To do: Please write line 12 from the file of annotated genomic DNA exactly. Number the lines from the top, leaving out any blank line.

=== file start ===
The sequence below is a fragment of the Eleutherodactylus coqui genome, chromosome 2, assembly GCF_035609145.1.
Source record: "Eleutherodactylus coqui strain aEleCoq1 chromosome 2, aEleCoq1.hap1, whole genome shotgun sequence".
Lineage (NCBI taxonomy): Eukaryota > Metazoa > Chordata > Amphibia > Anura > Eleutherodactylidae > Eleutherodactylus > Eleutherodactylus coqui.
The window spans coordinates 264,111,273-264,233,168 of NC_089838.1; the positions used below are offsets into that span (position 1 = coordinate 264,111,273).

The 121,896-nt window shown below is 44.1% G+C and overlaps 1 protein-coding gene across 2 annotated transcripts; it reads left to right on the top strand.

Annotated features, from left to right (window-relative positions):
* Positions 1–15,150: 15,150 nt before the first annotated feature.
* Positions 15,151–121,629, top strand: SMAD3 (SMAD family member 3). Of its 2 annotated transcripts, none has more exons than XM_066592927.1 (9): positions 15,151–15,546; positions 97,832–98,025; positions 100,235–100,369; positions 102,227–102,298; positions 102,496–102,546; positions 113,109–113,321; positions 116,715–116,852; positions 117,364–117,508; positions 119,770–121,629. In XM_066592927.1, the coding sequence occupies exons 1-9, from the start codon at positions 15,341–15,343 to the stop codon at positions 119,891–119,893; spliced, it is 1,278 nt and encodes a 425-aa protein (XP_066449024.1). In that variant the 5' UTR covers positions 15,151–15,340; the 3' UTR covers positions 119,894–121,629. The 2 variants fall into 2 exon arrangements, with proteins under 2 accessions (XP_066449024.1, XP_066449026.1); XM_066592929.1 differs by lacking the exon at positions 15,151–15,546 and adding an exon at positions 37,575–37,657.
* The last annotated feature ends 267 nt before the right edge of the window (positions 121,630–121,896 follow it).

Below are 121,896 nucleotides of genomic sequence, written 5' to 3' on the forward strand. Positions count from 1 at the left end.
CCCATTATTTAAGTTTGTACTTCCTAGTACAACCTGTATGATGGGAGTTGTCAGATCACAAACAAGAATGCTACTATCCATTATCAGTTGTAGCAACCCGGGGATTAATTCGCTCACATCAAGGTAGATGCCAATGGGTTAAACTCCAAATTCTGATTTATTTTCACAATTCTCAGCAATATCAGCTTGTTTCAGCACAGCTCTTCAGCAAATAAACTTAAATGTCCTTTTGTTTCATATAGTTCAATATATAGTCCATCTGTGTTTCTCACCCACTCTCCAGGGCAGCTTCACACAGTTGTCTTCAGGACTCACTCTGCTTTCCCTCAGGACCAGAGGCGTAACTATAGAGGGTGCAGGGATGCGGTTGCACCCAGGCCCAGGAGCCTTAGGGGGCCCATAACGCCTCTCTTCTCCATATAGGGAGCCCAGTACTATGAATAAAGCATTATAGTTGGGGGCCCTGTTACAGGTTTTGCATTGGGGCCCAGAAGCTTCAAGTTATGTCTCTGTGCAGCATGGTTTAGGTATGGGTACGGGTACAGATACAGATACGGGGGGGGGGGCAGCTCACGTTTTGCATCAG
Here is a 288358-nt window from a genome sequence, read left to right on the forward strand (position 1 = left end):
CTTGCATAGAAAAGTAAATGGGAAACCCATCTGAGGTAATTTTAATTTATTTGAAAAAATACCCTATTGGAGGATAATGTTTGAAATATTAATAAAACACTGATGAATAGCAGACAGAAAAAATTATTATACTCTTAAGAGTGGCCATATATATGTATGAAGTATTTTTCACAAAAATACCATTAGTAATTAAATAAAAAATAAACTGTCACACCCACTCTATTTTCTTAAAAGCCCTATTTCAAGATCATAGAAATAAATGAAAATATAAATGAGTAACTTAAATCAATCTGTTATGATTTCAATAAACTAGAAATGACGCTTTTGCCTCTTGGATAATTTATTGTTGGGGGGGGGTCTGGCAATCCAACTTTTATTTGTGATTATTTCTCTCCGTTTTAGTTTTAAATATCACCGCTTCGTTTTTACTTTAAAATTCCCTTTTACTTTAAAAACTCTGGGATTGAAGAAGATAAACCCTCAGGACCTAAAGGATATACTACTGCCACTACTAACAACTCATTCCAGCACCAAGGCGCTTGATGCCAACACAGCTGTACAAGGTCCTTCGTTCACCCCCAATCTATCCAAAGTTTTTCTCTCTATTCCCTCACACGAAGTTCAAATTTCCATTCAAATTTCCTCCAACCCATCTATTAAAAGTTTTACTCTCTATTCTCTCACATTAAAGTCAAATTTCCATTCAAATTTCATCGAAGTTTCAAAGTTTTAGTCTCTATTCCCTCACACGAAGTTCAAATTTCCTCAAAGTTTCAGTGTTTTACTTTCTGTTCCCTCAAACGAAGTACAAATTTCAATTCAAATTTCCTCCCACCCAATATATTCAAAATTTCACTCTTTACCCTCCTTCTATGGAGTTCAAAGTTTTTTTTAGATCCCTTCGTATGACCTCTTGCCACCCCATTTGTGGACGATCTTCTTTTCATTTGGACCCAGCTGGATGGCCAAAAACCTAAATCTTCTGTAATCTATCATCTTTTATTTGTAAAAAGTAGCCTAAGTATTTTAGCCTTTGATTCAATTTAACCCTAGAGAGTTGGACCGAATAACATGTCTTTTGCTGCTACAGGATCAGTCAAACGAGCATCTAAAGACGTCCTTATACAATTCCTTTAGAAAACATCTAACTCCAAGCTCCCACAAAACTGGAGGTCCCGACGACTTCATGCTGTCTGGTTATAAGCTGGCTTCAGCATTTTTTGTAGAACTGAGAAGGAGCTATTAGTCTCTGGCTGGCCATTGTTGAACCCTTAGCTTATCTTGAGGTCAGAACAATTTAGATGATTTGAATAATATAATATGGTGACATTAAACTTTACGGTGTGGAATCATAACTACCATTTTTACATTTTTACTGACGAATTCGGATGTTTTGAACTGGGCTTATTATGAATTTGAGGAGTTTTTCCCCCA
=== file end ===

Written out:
Here is a 288358-nt window from a genome sequence, read left to right on the forward strand (position 1 = left end):